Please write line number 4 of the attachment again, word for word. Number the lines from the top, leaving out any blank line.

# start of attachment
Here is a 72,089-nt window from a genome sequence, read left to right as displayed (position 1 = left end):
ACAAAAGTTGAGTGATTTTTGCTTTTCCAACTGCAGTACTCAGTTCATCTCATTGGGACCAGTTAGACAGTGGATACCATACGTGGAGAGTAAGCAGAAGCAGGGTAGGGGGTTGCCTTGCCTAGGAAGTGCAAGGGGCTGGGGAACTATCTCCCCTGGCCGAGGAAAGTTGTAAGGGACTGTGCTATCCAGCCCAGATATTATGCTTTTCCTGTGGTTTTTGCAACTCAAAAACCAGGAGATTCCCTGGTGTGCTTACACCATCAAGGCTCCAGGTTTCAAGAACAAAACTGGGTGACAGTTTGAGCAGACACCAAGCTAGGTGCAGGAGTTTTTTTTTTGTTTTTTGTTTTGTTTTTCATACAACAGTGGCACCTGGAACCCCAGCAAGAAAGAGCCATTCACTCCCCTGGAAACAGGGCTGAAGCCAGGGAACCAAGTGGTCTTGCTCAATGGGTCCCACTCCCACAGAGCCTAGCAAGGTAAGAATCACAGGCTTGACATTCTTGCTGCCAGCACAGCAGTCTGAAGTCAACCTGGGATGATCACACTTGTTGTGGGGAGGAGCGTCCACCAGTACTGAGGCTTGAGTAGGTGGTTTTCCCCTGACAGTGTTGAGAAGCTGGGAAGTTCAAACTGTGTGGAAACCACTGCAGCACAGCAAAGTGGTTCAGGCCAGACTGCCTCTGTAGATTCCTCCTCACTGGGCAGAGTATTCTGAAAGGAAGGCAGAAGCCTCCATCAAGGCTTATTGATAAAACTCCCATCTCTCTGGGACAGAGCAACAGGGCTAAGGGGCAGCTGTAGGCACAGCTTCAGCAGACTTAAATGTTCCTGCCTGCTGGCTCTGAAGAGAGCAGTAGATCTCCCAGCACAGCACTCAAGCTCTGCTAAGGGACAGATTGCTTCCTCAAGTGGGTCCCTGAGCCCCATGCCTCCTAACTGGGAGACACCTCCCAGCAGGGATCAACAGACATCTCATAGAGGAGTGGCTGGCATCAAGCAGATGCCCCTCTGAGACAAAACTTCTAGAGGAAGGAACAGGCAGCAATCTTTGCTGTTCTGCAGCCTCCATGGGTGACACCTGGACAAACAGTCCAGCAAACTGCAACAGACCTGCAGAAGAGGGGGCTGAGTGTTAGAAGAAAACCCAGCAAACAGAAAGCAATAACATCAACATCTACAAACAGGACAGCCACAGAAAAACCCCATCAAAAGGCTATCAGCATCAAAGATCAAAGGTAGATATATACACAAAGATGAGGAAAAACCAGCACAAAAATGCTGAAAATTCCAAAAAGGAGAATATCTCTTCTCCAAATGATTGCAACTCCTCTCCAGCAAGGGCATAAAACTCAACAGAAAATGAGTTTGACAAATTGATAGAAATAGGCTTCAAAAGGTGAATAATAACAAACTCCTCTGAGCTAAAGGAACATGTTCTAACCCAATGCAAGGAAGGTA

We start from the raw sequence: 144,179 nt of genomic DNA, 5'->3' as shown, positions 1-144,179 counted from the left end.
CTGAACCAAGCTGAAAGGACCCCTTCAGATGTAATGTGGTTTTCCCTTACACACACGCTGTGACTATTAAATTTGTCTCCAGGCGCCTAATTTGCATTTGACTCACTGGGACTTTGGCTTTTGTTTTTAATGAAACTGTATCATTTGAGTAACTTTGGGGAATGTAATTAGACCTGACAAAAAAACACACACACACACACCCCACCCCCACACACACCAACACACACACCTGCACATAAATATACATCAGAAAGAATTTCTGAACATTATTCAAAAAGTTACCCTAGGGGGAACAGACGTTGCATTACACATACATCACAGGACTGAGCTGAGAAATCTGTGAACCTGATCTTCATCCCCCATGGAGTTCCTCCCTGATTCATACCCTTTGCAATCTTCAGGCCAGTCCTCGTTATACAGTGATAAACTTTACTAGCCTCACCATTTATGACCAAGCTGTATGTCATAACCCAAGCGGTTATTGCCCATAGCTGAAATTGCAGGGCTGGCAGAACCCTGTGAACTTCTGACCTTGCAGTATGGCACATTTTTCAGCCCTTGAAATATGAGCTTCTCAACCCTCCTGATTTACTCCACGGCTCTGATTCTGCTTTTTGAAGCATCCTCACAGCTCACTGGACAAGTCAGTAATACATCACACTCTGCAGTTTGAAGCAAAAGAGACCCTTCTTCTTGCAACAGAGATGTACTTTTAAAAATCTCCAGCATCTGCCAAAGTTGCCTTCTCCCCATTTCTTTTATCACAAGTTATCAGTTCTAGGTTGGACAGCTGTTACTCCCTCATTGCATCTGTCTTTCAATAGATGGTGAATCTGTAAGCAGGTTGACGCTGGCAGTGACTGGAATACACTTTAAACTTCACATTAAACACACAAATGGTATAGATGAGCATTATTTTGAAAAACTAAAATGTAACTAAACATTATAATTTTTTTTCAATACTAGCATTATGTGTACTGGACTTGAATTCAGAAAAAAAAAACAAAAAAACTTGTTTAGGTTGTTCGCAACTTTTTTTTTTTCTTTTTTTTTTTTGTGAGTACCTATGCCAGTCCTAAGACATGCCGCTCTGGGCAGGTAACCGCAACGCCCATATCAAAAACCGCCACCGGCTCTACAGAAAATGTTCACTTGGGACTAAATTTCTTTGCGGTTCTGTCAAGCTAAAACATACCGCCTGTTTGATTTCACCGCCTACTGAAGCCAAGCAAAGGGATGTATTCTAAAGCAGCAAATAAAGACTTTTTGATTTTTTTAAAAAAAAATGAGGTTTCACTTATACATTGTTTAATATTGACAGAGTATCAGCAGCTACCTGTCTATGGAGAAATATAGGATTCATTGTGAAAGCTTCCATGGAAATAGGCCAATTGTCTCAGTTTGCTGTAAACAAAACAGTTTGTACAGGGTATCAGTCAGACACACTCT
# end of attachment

CTGAACCAAGCTGAAAGGACCCCTTCAGATGTAATGTGGTTTTCCCTTACACACACGCTGTGACTATTAAATTTGTCTCCAGGCGCCTAATTTGCATTTGACTCACTGGGACTTTGGCTTTTGTTTTTAATGAAACTGTATCATTTGAGTAACTTTGGGGAATGTAATTAGACCTGACAAAAAAACACACACACACACACCCCACCCCCACACACACCAACACACACACCTGCACATAAATATACATCAGAAAGAATTTCTGAACATTATTCAAAAAGTTACCCTAGGGGGAACAGACGTTGCATTACACATACATCACAGGACTGAGCTGAGAAATCTGTGAACCTGATCTTCATCCCCCATGGAGTTCCTCCCTGATTCATACCCTTTGCAATCTTCAGGCCAGTCCTCGTTATACAGTGATAAACTTTACTAGCCTCACCATTTATGACCAAGCTGTATGTCATAACCCAAGCGGTTATTGCCCATAGCTGAAATTGCAGGGCTGGCAGAACCCTGTGAACTTCTGACCTTGCAGTATGGCACATTTTTCAGCCCTTGAAATATGAGCTTCTCAACCCTCCTGATTTACTCCACGGCTCTGATTCTGCTTTTTGAAGCATCCTCACAGCTCACTGGACAAGTCAGTAATACATCACACTCTGCAGTTTGAAGCAAAAGAGACCCTTCTTCTTGCAACAGAGATGTACTTTTAAAAATCTCCAGCATCTGCCAAAGTTGCCTTCTCCCCATTTCTTTTATCACAAGTTATCAGTTCTAGGTTGGACAGCTGTTACTCCCTCATTGCATCTGTCTTTCAATAGATGGTGAATCTGTAAGCAGGTTGACGCTGGCAGTGACTGGAATACACTTTAAACTTCACATTAAACACACAAATGGTATAGATGAGCATTATTTTGAAAAACTAAAATGTAACTAAACATTATAATTTTTTTTCAATACTAGCATTATGTGTACTGGACTTGAATTCAGAAAAAAAAAACAAAAAAACTTGTTTAGGTTGTTCGCAACTTTTTTTTTTTCTTTTTTTTTTTTGTGAGTACCTATGCCAGTCCTAAGACATGCCGCTCTGGGCAGGTAACCGCAACGCCCATATCAAAAACCGCCACCGGCTCTACAGAAAATGTTCACTTGGGACTAAATTTCTTTGCGGTTCTGTCAAGCTAAAACATACCGCCTGTTTGATTTCACCGCCTACTGAAGCCAAGCAAAGGGATGTATTCTAAAGCAGCAAATAAAGACTTTTTGATTTTTTTAAAAAAAAATGAGGTTTCACTTATACATTGTTTAATATTGACAGAGTATCAGCAGCTACCTGTCTATGGAGAAATATAGGATTCATTGTGAAAGCTTCCATGGAAATAGGCCAATTGTCTCAGTTTGCTGTAAACAAAACAGTTTGTACAGGGTATCAGTCAGACACACTCT